Beijing pollution may trigger heart attacks, strokes

Jul 21, 2008

Olympic athletes aren't the only ones who need to be concerned about the heavily polluted air in Beijing. The dirty air may trigger serious cardiovascular problems for some spectators.

Two researchers in pulmonary medicine and critical care at Northwestern University's Feinberg School of Medicine warn that for people in certain risk groups, breathing high levels of pollution can cause heart attacks and strokes within 24 hours of exposure and increase the possibility of having blood clots in their legs on the plane home.

The people who are vulnerable include those who already have known cardiovascular disease or risk factors for cardiovascular disease such as high blood pressure, high cholesterol, diabetes, obesity, lung disease, a current smoking habit or a family member diagnosed with heart disease before age 55.

"If the air quality is bad, you are more likely to have serious heart disease related events," said Gokhan Mutlu, MD, assistant professor of medicine at the Northwestern's Feinberg School and a physician at Northwestern Memorial Hospital. "Being exposed to higher levels of pollution may unmask heart disease even if you've never had any symptoms."

WHY POLLUTION CAUSES HEART ATTACKS, STROKES AND BLOOD CLOTS

Mutlu published research in 2007 that showed how pollution triggers heart attacks and strokes. He discovered that microscopic air pollution -- particles less than one-tenth of the diameter of a human hair -- makes the blood thicker and sticky. He found when lungs are inflamed by pollution, they secrete a substance, interleukin-6, which causes an increased tendency for blood to clot.

Previous studies have shown that thousands of people in the U.S. die from strokes and heart attacks within 24 hours of a spike in microscopic pollution from the exhaust of diesel trucks, buses and coal-burning factories.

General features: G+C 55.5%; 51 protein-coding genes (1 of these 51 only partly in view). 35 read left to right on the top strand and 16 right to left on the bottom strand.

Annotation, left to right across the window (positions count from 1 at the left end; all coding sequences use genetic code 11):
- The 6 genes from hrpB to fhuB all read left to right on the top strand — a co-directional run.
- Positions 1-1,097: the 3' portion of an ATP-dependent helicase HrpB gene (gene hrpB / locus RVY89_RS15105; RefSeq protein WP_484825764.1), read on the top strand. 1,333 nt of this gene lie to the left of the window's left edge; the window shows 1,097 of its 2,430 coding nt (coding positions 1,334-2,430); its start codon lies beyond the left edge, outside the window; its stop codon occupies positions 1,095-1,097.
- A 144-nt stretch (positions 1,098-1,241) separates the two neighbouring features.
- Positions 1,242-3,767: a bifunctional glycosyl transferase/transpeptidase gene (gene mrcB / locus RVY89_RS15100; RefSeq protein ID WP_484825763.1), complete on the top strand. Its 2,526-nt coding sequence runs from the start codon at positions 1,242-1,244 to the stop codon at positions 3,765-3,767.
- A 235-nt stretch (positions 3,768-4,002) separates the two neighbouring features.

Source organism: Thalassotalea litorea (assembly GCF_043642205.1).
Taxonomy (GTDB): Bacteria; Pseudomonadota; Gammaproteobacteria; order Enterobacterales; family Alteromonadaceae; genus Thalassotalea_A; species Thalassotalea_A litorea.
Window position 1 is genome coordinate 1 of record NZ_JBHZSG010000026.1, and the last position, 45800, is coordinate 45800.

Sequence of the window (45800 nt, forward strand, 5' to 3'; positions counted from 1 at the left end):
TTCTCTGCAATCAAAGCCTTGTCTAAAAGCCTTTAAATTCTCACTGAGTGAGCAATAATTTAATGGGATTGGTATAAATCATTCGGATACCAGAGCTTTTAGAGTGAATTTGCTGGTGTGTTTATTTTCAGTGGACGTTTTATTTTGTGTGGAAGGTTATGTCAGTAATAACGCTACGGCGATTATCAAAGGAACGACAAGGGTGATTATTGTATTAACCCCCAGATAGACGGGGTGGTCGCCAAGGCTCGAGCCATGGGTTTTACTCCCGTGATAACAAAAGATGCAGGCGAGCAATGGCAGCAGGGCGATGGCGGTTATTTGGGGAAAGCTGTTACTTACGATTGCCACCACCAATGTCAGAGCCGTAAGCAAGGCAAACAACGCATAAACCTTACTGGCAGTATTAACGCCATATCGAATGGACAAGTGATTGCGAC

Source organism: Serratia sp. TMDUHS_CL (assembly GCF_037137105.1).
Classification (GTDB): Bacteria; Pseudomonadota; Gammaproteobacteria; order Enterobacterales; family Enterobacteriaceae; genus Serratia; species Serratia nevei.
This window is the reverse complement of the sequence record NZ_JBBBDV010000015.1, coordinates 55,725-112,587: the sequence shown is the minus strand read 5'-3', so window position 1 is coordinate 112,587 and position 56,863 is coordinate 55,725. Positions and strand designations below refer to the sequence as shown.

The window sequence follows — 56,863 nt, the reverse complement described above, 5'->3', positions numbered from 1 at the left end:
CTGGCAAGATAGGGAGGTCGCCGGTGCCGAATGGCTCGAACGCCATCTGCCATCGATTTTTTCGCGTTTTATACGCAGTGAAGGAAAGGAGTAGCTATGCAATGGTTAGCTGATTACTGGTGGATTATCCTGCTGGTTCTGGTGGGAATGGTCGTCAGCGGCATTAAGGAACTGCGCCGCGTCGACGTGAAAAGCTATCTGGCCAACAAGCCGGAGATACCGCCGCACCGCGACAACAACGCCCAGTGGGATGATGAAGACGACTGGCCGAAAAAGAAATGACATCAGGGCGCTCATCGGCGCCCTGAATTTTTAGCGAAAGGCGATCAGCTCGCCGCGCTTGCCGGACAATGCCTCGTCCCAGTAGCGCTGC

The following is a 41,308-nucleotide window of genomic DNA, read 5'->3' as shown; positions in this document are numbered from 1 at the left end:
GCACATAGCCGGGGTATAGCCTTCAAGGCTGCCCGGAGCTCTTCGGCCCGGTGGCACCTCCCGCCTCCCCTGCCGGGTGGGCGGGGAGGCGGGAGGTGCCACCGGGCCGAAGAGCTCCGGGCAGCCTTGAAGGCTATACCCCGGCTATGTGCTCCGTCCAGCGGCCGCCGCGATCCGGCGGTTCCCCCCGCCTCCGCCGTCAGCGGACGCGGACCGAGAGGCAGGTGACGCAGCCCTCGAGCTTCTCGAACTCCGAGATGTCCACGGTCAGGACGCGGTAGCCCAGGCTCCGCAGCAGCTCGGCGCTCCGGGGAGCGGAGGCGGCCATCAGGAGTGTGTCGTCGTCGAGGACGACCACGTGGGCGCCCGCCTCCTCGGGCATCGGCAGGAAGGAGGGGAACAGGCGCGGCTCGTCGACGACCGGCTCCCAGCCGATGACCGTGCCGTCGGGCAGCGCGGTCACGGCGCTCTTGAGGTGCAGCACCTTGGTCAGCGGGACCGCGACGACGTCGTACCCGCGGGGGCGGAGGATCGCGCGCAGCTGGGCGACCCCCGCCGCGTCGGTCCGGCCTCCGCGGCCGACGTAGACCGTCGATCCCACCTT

A more recent study has shown that people who live in polluted areas are more likely to have blood clots in their legs. Traveling long distances by car or plane is known to put people at risk for these clots.

"If you spend a few weeks in Beijing, your blood might become thicker and sticky and then when you fly 12 hours back to the U.S. that further increases your risk. If clots migrate into the lungs and cause pulmonary embolism, that can kill you," Mutlu warned.

HOW TO PROTECT YOURSELF AT OLYMPICS

Scott Budinger, M.D., an associate professor of medicine at Northwestern's Feinberg School and a physician at Northwestern Memorial Hospital, offered several ways for people to lower their risk at the Olympics.

1. Men over 40 should take an aspirin each day to prevent their blood from becoming thick and sticky. While the benefits of aspirin are less certain for women, he said it probably wouldn't hurt for them to take one, too.

2. Stay indoors during traffic rush-hour periods. "Indoor air pollution levels are always much lower than outdoor, so staying inside will limit your exposure," Budinger said. He cautioned that Beijing's definition of mild pollution would be a pollution alert day in the U.S.

3. On the plane, especially the return flight, frequently walk up and down the aisles and do leg exercises in your seat to prevent blood from pooling in the legs and clots from forming.

Source: Northwestern University

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